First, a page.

Tuesday, December 20, 2011

Fashion and Dolls

Théâtre de la Mode doll
As you know from a recent post I'm something of a doll fan. I'm not a serious floor to ceiling doll collector, but they are something which has been a particular soft spot of mine lately. I love them as a girl who used to play with dolls, but I also love them as a fashion designer!

Dolls have played a huge roll in fashion for centuries. During the 18th century french merchants de mode used to send out little poupees dressed in their latest creations to entice potential patrons with exquisitely made miniature replicas of their designs. In the 1940's dolls like Virginia Lachasse  from London and those created for the Théâtre de la Mode from Paris showcased the talents and workmanship of couturiers in the mid 20th century.

I've had a lot of fun recently playing out designing in miniature for Monster High dolls, after customizing a Slow Moe for Ghoulia (that letter jacket!) I turned my hands to designing a Sweet 1600 outfit for my favorite Zombie girl, and a Loch Less monster doll as a way to let lose with some UK monster and fashion pride!
Sweet 1600 Ghoulia
Lochturna Ness

As a designer working on a small scale is a great way to try out new things with little expense, and a fun alternative outlet to showcase work in a different way.

Dolls can also be a fun way of finding new styles to try for yourself! For the vintage fashion lover vintage and retro Barbie fashions can be a fun source of inspiration for your full scale fashion! As can some of the amazing Gene dolls out there.

 Make Your Own Doll!

I've had a tutorial on my site for a few years with tips on making your own ball jointed dolls, and this past weekend before jetting off to England to stay with my family over the holidays, I also added a tutorial for customizing fashion dolls! You can use the tips for customizing the freak fab Monster High dolls, but the same techniques can also be used to create your own unique Barbie dolls or which ever fashion doll speaks to you most! When it's all about expressing your style, it's always fun to find a doll that reflects it the best!
 There are some tips on how to wipe, re-root and paint your doll, ready for your miniature fashion adventures! Give it a shot and let your inner designer run wild!

The new tutorial plus extra photos of my 2 newest Monster High customs can be found on the Dolly Daydream site here!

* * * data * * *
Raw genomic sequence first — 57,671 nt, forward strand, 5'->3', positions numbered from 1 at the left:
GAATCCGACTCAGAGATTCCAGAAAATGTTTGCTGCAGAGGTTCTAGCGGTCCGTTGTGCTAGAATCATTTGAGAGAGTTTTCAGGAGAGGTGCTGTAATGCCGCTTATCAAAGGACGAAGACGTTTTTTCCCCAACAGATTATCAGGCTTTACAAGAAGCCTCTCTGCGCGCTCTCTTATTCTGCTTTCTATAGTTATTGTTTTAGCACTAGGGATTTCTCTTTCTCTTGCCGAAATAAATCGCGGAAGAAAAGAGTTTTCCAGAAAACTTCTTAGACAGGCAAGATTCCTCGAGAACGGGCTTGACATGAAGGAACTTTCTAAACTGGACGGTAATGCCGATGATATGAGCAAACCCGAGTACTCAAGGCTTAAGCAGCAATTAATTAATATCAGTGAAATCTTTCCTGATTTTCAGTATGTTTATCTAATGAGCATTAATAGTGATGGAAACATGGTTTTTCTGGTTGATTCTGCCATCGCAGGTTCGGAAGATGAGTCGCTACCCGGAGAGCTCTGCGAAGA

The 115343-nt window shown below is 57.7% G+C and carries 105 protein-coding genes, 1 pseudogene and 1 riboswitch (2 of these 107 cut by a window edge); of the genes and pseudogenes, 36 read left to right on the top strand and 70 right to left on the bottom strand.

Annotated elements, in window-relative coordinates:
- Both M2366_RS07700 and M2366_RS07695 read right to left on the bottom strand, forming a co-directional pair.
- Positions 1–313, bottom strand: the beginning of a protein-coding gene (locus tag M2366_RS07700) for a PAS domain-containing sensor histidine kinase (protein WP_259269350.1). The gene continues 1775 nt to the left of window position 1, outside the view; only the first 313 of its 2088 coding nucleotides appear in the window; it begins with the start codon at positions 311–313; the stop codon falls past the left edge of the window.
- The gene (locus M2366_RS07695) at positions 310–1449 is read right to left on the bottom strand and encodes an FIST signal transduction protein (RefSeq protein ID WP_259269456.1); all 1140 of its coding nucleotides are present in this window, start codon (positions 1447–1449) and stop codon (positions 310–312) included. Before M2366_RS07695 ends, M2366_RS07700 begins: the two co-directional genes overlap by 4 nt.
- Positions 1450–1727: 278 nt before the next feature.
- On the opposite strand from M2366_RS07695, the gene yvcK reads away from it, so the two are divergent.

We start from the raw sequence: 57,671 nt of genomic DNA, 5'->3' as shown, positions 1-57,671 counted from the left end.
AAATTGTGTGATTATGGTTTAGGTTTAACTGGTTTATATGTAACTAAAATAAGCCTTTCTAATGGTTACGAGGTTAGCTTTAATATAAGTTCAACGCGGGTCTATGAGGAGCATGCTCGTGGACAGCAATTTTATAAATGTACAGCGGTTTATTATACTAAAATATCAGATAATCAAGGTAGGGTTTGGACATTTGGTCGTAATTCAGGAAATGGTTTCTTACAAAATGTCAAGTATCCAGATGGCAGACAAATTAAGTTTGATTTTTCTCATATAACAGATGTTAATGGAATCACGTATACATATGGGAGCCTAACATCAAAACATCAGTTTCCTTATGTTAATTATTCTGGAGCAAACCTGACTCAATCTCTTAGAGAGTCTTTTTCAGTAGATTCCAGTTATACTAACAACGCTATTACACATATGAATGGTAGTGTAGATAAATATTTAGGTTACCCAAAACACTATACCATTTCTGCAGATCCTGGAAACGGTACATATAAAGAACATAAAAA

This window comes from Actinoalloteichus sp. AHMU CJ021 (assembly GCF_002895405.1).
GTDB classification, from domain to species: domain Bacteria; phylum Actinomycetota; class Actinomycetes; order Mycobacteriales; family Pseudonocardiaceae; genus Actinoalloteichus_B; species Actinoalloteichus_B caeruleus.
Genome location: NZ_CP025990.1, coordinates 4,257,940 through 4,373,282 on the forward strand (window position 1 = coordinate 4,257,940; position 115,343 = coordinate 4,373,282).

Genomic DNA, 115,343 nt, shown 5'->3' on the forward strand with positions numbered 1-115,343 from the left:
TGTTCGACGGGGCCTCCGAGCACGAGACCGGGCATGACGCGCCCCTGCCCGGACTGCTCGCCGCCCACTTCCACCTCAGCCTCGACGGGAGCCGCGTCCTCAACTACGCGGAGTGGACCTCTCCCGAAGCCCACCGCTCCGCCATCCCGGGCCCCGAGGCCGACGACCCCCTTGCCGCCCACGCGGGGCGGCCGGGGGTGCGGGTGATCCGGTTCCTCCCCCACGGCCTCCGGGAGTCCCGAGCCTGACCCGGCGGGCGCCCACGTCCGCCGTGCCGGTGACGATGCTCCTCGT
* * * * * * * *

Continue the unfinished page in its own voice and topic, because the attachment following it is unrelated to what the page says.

Tuesday, December 13, 2011

Quick Pin Up Fix!

This time of year is about as hectic as it get's for me, working in the wonderful world of handmade retail over the holiday season means I pretty much eat, drink tea, work, and sleep from Thanksgiving through Xmas. On top of that we've had a lot of travel the past few months making a busy time even crazier!

A girl can get tired of looking at her worn out face in the mirror at times like these, and that's when you need a nice fast easy glamour fix that won't eat into your work time! For me that fix is the good old faux bumper bang. It takes seconds, looks pin up fab, and requires very little prep!

To get the look all you need is:
  • 3 bobby pins
  • A splash of water
  • Hair spray
  • 1 min extra time before bed!

The Styling:
  1. The night before separate out a small section in the front you want to curl into your bangs.
  2. Dampen the section with a bit of water
  3. Put the section in 3 (maybe more if you're blessed with thick hair) standing pin curls.
  4. A fast way to do these is to roll your hair around a smooth tube (I use a Besame lip gloss) slip the "tube" out and pin with a bobby pin so it sits as if it had a roller in it.
  5. Wake up!
  6. Take out the bobby pins
  7. Gently brush the curls over your hand and roll up under itself
  8. Arrange the bangs to suit your face
  9. Spray with liberal amounts of hair spray
Leave the rest of your hair down, throw it in a ponytail, do whatever! The whole thing including setting your hair the evening before takes less than 5 minutes, but you'll look like you had time dress up even if you didn't!

It's also a pretty fun way to play with bangs without having to make the commitment of cutting them in.

Usually it comes out much fuller, but the day you set up to take photos is always the day things fall a little flat.

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